|Green1.j2l||Green Paradise||4.51 kB||08 Dec 2020|
|Green2.j2l||Twilight Poppy||4.49 kB||08 Dec 2020|
|Green3.j2l||Moonflowers Field||4.17 kB||08 Dec 2020|
|Green4.j2l||Sunrise Battle||1.37 kB||07 Dec 2020|
|Greensec.j2l||Mountain Excurtion||3.30 kB||07 Dec 2020|
|Disguise3.j2t||Mountain Trip||34.36 kB||29 Apr 1999|
|Evergreen.j2t||Evergreen Gardens||56.11 kB||17 Feb 2008|
|Evergreen2.j2t||Evergreen Gardens Night||56.13 kB||17 Feb 2008|
|COLON2.IT||Medivo||758.80 kB||31 Dec 2017|
|jazz2-atlantis.it||jazz 2 (atlantis level)||1130.77 kB||30 Nov 2007|
|Stonar.s3m||101.17 kB||08 May 2000|
My official singleplayer pack
There are two things about the designs of these levels that really stick out to me, so let’s start there.
The first is the trigger crates. There are a lot of them here, and I think some are handled better than others. The ones in the first level are both pretty bad… you have to take a long path to find each one, then take the same path again in reverse after hitting the crate, only all the enemies are gone and you’re just running around to fill time. To get to the first crate, you got bounced by some horizontal springs, but on the way back you have to avoid them… I’m not sure whether this is an intentional challenge or confusing, but I couldn’t find any other path to take.
By contrast, there’s a trigger crate in the second level that is handled much better: hitting it takes you into a new area of the level, with new enemies and other challenges, and you have to navigate all those things before you get back to the main flow. That’s actually interesting, rather than filler.
This may be my personal preference talking, but I think it’s probably better to ensure the player sees the trigger scenery blocks first, before they go hunting for the trigger crate, so they know where they have to go back to. Otherwise you get moments like the second trigger crate in the first level, where the path branches in two directions, one with the crate at the end and one with the blocks at the end, and which direction you choose at random dictates how much time you’ll waste on backtracking.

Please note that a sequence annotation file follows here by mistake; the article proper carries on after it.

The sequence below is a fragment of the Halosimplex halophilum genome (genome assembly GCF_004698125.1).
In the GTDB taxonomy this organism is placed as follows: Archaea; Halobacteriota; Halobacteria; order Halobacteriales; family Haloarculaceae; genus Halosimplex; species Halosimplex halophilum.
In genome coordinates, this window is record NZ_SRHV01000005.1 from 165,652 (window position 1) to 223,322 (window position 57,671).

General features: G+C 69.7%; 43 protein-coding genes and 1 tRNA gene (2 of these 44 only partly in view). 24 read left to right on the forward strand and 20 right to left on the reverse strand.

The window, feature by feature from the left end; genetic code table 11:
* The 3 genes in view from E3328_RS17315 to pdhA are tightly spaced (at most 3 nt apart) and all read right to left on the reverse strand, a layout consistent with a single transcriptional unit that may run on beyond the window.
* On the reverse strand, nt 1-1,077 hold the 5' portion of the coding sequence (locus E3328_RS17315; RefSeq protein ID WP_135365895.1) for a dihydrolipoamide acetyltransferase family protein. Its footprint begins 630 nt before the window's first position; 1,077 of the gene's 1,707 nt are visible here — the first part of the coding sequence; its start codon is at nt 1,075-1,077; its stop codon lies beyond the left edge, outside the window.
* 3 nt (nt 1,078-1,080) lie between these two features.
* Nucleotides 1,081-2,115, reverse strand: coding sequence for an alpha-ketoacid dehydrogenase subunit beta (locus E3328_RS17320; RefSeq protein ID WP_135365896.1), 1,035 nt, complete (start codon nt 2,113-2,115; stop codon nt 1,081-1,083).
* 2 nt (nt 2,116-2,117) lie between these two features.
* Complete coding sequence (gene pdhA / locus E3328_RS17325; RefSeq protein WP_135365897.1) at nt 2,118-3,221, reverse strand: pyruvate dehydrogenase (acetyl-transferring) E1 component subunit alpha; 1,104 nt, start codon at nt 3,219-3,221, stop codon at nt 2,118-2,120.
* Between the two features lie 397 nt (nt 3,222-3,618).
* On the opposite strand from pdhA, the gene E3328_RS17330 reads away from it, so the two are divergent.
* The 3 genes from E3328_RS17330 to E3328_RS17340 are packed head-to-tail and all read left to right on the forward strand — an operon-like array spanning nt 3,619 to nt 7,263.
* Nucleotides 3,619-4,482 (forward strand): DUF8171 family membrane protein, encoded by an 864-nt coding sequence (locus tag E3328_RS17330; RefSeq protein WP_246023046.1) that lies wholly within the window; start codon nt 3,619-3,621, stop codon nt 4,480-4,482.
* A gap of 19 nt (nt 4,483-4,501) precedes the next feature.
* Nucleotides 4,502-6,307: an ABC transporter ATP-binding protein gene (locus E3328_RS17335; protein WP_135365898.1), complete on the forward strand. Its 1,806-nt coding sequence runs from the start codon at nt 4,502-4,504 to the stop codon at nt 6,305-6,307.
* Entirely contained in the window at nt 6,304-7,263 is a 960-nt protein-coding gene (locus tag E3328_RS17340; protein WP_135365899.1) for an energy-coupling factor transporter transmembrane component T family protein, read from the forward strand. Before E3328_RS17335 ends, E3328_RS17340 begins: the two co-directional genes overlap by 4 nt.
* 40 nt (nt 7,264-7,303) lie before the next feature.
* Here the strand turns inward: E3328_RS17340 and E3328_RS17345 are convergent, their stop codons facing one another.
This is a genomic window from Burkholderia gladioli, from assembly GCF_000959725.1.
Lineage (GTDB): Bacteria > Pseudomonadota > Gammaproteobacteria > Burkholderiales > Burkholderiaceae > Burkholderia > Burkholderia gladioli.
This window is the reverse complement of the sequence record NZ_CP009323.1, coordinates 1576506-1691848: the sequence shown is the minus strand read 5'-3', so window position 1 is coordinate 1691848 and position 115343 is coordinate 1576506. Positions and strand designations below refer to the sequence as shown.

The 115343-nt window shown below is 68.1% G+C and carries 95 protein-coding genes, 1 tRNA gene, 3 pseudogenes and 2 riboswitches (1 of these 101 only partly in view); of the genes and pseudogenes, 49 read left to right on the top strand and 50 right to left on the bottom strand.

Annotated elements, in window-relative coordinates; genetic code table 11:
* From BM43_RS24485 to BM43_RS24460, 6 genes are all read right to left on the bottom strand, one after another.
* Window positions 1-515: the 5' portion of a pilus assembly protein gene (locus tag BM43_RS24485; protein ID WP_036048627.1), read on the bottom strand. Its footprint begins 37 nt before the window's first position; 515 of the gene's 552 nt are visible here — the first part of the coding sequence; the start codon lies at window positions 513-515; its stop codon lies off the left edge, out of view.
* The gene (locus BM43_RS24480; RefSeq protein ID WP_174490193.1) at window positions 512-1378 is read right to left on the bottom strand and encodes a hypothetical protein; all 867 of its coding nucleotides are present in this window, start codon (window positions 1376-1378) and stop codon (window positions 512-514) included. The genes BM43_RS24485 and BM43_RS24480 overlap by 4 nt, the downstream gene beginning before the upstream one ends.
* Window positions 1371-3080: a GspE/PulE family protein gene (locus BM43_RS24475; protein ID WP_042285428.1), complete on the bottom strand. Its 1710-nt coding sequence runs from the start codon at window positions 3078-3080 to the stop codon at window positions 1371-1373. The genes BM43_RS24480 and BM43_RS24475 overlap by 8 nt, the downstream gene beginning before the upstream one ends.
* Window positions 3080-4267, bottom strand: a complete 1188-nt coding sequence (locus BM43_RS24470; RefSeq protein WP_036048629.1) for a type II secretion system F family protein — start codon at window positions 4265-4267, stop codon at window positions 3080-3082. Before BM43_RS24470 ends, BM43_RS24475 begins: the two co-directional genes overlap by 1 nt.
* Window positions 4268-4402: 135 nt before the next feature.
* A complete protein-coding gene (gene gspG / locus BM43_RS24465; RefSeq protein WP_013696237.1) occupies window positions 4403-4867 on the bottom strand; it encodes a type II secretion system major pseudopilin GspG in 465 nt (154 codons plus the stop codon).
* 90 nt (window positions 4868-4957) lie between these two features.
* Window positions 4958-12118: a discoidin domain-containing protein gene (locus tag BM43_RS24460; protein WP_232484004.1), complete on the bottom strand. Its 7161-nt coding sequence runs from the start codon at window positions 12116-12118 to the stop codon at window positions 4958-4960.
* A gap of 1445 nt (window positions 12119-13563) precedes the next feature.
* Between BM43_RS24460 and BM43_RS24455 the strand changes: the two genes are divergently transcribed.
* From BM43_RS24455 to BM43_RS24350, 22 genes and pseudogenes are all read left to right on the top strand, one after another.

The other main thing here is that there are points that seem to expect the player already knows how to beat the level. This is a common/easy level design mistake: the person making the level obviously knows where everything is, so why doesn’t everyone else? The less problematic cases of this include unlabeled warp events, or mandatory coins (in the secret level) hidden inside walls; the more egregious case is in the third level, where you twice need to shoot some normal-looking walls (using bouncer bullets!) or else you’ll fall into a bottomless pit. (The pit doesn’t even hurt or kill you, so you have to cheat or else quit the game.) I’m comfortable saying that this is just objectively bad design. (Some of the trigger crate hunting also feels to me like a bit of mind-reading, but I recognize that some players may be more into hunting than I am, so that’s just opinion.)
Those are the main offenses of this pack. There are a few things that are just buggy—bad masking on the ends of vines or poles, springs that don’t keep your x/y speed properly—but whatever, those are easy fixes. Giving the player a whole bunch of powered-up seekers right before facing Bilsy renders the fight meaningless, but it’s never been easy to design a compelling boss battle/arena.
Apart from those focal points, though, I think these levels are decent. There’s a good mix of enemies and pickups, with various nice features like stomp/destruct blocks, springs, vines, and poles to mark that these are distinctly JJ2 levels. Trees and lakes both make appearances in places to make different parts of the levels feel distinct from each other. Sometimes there are little platforms and sometimes there are larger walls… the walls look a bit flat at times but that may be a consequence of the tileset choice. I think in general the moment-to-moment gameplay is pretty solid here, but some more thought needs to be put into determining what moments the player encounters in what order, and how the player is supposed to figure that out.
Eat your lima beans, Johnny.